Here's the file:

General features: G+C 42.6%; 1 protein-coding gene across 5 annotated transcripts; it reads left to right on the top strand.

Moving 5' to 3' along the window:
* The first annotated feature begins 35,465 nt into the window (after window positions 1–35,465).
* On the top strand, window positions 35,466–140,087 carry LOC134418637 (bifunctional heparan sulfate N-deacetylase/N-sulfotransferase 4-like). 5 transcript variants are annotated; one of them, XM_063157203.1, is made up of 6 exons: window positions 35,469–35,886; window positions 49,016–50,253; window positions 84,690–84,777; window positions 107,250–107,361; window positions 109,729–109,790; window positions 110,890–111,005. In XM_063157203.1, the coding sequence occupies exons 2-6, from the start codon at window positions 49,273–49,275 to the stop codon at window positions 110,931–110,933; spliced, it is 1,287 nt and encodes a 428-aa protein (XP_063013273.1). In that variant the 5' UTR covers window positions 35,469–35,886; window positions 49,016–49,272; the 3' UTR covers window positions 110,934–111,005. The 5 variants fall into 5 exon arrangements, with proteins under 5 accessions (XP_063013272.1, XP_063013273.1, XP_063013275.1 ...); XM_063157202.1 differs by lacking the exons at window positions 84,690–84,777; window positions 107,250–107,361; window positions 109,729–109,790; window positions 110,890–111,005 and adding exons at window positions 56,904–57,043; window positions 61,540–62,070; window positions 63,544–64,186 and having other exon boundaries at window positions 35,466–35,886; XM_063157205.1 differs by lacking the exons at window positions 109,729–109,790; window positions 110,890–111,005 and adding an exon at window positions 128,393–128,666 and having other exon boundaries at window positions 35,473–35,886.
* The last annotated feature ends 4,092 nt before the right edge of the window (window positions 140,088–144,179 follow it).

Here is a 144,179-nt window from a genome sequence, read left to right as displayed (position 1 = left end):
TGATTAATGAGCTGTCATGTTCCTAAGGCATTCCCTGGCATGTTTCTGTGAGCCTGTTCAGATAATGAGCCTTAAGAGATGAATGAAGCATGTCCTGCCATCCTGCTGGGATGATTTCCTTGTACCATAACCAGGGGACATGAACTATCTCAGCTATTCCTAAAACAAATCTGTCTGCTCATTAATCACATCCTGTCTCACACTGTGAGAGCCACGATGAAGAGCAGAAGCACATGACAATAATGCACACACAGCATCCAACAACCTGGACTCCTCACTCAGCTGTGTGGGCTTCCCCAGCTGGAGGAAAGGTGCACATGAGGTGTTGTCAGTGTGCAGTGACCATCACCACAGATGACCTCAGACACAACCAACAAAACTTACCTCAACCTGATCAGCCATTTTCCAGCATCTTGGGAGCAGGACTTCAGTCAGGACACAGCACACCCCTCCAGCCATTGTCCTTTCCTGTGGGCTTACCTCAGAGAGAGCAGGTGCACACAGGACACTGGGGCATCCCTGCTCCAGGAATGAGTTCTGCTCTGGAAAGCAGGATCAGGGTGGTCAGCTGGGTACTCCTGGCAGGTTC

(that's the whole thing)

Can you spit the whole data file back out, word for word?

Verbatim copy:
General features: G+C 42.6%; 1 protein-coding gene across 5 annotated transcripts; it reads left to right on the top strand.

Moving 5' to 3' along the window:
* The first annotated feature begins 35,465 nt into the window (after window positions 1–35,465).
* On the top strand, window positions 35,466–140,087 carry LOC134418637 (bifunctional heparan sulfate N-deacetylase/N-sulfotransferase 4-like). 5 transcript variants are annotated; one of them, XM_063157203.1, is made up of 6 exons: window positions 35,469–35,886; window positions 49,016–50,253; window positions 84,690–84,777; window positions 107,250–107,361; window positions 109,729–109,790; window positions 110,890–111,005. In XM_063157203.1, the coding sequence occupies exons 2-6, from the start codon at window positions 49,273–49,275 to the stop codon at window positions 110,931–110,933; spliced, it is 1,287 nt and encodes a 428-aa protein (XP_063013273.1). In that variant the 5' UTR covers window positions 35,469–35,886; window positions 49,016–49,272; the 3' UTR covers window positions 110,934–111,005. The 5 variants fall into 5 exon arrangements, with proteins under 5 accessions (XP_063013272.1, XP_063013273.1, XP_063013275.1 ...); XM_063157202.1 differs by lacking the exons at window positions 84,690–84,777; window positions 107,250–107,361; window positions 109,729–109,790; window positions 110,890–111,005 and adding exons at window positions 56,904–57,043; window positions 61,540–62,070; window positions 63,544–64,186 and having other exon boundaries at window positions 35,466–35,886; XM_063157205.1 differs by lacking the exons at window positions 109,729–109,790; window positions 110,890–111,005 and adding an exon at window positions 128,393–128,666 and having other exon boundaries at window positions 35,473–35,886.
* The last annotated feature ends 4,092 nt before the right edge of the window (window positions 140,088–144,179 follow it).

Here is a 144,179-nt window from a genome sequence, read left to right as displayed (position 1 = left end):
TGATTAATGAGCTGTCATGTTCCTAAGGCATTCCCTGGCATGTTTCTGTGAGCCTGTTCAGATAATGAGCCTTAAGAGATGAATGAAGCATGTCCTGCCATCCTGCTGGGATGATTTCCTTGTACCATAACCAGGGGACATGAACTATCTCAGCTATTCCTAAAACAAATCTGTCTGCTCATTAATCACATCCTGTCTCACACTGTGAGAGCCACGATGAAGAGCAGAAGCACATGACAATAATGCACACACAGCATCCAACAACCTGGACTCCTCACTCAGCTGTGTGGGCTTCCCCAGCTGGAGGAAAGGTGCACATGAGGTGTTGTCAGTGTGCAGTGACCATCACCACAGATGACCTCAGACACAACCAACAAAACTTACCTCAACCTGATCAGCCATTTTCCAGCATCTTGGGAGCAGGACTTCAGTCAGGACACAGCACACCCCTCCAGCCATTGTCCTTTCCTGTGGGCTTACCTCAGAGAGAGCAGGTGCACACAGGACACTGGGGCATCCCTGCTCCAGGAATGAGTTCTGCTCTGGAAAGCAGGATCAGGGTGGTCAGCTGGGTACTCCTGGCAGGTTC